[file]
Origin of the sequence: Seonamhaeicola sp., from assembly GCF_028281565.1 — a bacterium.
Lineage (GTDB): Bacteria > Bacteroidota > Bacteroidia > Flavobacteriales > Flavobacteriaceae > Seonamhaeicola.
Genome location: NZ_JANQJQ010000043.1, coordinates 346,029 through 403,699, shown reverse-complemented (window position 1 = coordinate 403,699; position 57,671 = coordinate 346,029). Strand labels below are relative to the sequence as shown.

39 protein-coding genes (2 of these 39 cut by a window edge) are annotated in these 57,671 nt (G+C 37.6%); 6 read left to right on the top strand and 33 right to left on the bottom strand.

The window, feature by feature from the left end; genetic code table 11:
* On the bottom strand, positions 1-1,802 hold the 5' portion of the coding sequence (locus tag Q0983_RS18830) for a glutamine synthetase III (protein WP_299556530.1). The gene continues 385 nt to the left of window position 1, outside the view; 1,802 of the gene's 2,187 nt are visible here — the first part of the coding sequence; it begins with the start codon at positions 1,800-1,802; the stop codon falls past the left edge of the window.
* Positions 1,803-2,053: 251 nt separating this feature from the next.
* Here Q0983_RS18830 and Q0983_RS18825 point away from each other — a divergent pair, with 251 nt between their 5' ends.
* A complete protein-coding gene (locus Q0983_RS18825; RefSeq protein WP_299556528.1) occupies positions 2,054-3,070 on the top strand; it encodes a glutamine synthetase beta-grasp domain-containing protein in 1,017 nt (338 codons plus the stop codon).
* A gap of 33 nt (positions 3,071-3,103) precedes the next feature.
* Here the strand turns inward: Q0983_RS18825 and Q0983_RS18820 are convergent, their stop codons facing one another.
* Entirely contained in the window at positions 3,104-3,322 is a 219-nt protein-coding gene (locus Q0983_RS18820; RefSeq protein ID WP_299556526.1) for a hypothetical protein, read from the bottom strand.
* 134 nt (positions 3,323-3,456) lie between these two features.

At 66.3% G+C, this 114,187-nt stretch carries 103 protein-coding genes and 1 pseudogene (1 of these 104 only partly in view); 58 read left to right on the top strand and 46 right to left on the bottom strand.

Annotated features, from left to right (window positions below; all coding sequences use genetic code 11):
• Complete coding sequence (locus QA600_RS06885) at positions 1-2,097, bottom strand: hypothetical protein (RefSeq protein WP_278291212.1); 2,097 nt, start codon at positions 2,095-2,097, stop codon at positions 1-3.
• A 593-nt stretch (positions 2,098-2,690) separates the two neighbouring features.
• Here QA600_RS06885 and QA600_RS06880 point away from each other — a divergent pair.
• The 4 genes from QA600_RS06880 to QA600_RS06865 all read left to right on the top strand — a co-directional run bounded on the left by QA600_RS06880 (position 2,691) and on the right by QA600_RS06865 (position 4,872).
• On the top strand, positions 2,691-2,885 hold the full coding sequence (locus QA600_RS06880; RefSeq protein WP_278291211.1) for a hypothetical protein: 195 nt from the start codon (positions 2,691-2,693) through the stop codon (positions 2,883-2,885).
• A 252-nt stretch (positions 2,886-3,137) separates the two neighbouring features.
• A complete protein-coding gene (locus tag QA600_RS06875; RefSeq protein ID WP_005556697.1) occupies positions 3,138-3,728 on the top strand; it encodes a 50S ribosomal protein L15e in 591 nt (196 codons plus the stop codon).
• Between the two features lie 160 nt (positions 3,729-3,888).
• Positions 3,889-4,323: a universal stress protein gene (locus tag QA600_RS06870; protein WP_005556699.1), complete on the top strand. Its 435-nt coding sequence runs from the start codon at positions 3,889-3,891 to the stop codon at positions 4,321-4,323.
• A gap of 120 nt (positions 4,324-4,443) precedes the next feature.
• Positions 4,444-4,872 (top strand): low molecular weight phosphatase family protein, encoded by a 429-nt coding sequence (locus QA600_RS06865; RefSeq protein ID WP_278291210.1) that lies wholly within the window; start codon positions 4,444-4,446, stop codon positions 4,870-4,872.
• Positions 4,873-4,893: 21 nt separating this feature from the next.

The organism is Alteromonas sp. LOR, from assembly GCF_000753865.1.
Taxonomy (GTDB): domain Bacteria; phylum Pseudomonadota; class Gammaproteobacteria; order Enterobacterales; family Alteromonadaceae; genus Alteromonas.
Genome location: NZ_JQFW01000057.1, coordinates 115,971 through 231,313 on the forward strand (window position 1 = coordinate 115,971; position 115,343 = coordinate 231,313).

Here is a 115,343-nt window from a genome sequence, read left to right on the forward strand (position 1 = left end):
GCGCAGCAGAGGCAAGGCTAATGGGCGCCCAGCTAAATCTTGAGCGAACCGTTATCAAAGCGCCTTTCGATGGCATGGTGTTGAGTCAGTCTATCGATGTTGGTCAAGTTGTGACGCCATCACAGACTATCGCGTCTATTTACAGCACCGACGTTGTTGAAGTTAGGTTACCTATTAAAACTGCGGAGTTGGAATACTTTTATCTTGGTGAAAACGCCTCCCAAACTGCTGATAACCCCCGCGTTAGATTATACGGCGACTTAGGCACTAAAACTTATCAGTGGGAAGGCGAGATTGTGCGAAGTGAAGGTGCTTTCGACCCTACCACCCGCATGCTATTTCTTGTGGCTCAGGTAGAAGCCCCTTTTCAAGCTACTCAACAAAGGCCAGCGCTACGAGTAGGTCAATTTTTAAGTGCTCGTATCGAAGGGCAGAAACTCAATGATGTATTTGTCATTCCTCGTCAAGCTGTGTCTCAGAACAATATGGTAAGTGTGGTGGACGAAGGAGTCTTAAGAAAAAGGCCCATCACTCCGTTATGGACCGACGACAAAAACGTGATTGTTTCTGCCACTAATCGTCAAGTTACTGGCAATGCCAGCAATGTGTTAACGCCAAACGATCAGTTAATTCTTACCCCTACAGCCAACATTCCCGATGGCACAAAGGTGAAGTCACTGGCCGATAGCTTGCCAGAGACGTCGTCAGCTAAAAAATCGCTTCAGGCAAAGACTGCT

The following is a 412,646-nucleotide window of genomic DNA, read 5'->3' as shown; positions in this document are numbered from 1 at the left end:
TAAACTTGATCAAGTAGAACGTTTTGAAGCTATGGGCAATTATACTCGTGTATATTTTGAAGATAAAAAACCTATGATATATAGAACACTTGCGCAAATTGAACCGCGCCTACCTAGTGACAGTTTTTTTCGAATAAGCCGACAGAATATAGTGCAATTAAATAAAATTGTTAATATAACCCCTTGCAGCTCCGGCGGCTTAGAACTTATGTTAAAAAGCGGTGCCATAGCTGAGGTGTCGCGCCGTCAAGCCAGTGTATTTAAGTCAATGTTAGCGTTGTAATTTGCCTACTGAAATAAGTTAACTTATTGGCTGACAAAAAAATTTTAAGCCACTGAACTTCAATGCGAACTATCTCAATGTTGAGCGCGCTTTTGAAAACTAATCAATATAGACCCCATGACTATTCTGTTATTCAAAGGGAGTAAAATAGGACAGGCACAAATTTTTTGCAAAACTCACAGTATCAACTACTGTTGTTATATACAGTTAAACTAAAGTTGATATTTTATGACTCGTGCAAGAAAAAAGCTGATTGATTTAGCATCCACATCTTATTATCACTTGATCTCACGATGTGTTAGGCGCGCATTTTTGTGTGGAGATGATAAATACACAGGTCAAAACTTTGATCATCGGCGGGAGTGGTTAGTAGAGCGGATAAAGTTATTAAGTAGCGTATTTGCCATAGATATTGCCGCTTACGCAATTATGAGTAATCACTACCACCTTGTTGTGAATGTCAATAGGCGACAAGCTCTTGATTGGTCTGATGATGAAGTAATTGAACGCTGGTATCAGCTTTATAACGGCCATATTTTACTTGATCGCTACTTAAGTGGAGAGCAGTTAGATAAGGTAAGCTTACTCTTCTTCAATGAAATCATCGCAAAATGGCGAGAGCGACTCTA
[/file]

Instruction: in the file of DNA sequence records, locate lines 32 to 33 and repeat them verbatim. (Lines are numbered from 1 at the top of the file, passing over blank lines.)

GCGCAGCAGAGGCAAGGCTAATGGGCGCCCAGCTAAATCTTGAGCGAACCGTTATCAAAGCGCCTTTCGATGGCATGGTGTTGAGTCAGTCTATCGATGTTGGTCAAGTTGTGACGCCATCACAGACTATCGCGTCTATTTACAGCACCGACGTTGTTGAAGTTAGGTTACCTATTAAAACTGCGGAGTTGGAATACTTTTATCTTGGTGAAAACGCCTCCCAAACTGCTGATAACCCCCGCGTTAGATTATACGGCGACTTAGGCACTAAAACTTATCAGTGGGAAGGCGAGATTGTGCGAAGTGAAGGTGCTTTCGACCCTACCACCCGCATGCTATTTCTTGTGGCTCAGGTAGAAGCCCCTTTTCAAGCTACTCAACAAAGGCCAGCGCTACGAGTAGGTCAATTTTTAAGTGCTCGTATCGAAGGGCAGAAACTCAATGATGTATTTGTCATTCCTCGTCAAGCTGTGTCTCAGAACAATATGGTAAGTGTGGTGGACGAAGGAGTCTTAAGAAAAAGGCCCATCACTCCGTTATGGACCGACGACAAAAACGTGATTGTTTCTGCCACTAATCGTCAAGTTACTGGCAATGCCAGCAATGTGTTAACGCCAAACGATCAGTTAATTCTTACCCCTACAGCCAACATTCCCGATGGCACAAAGGTGAAGTCACTGGCCGATAGCTTGCCAGAGACGTCGTCAGCTAAAAAATCGCTTCAGGCAAAGACTGCT

The following is a 412,646-nucleotide window of genomic DNA, read 5'->3' as shown; positions in this document are numbered from 1 at the left end: